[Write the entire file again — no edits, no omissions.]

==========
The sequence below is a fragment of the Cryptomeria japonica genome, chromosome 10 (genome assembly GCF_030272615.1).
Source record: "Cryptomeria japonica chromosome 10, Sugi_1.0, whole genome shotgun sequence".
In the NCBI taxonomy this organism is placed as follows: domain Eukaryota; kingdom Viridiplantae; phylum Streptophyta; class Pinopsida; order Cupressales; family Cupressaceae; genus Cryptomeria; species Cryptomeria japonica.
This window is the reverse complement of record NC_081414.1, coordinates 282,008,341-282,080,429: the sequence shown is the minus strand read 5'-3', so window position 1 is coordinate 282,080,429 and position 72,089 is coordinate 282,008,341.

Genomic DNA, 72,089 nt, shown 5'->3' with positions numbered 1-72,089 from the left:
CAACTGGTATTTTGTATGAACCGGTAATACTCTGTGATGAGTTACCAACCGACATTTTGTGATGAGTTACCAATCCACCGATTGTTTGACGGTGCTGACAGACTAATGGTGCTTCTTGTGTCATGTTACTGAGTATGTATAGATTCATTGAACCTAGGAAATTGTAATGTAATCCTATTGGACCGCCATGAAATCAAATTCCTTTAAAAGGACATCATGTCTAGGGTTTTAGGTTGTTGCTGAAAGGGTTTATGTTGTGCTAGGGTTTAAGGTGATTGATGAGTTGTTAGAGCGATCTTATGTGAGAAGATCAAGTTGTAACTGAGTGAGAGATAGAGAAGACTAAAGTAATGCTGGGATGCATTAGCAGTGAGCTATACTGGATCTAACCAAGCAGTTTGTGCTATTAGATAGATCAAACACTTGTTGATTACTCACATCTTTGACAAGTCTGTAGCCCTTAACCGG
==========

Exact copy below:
The sequence below is a fragment of the Cryptomeria japonica genome, chromosome 10 (genome assembly GCF_030272615.1).
Source record: "Cryptomeria japonica chromosome 10, Sugi_1.0, whole genome shotgun sequence".
In the NCBI taxonomy this organism is placed as follows: domain Eukaryota; kingdom Viridiplantae; phylum Streptophyta; class Pinopsida; order Cupressales; family Cupressaceae; genus Cryptomeria; species Cryptomeria japonica.
This window is the reverse complement of record NC_081414.1, coordinates 282,008,341-282,080,429: the sequence shown is the minus strand read 5'-3', so window position 1 is coordinate 282,080,429 and position 72,089 is coordinate 282,008,341.

Genomic DNA, 72,089 nt, shown 5'->3' with positions numbered 1-72,089 from the left:
CAACTGGTATTTTGTATGAACCGGTAATACTCTGTGATGAGTTACCAACCGACATTTTGTGATGAGTTACCAATCCACCGATTGTTTGACGGTGCTGACAGACTAATGGTGCTTCTTGTGTCATGTTACTGAGTATGTATAGATTCATTGAACCTAGGAAATTGTAATGTAATCCTATTGGACCGCCATGAAATCAAATTCCTTTAAAAGGACATCATGTCTAGGGTTTTAGGTTGTTGCTGAAAGGGTTTATGTTGTGCTAGGGTTTAAGGTGATTGATGAGTTGTTAGAGCGATCTTATGTGAGAAGATCAAGTTGTAACTGAGTGAGAGATAGAGAAGACTAAAGTAATGCTGGGATGCATTAGCAGTGAGCTATACTGGATCTAACCAAGCAGTTTGTGCTATTAGATAGATCAAACACTTGTTGATTACTCACATCTTTGACAAGTCTGTAGCCCTTAACCGG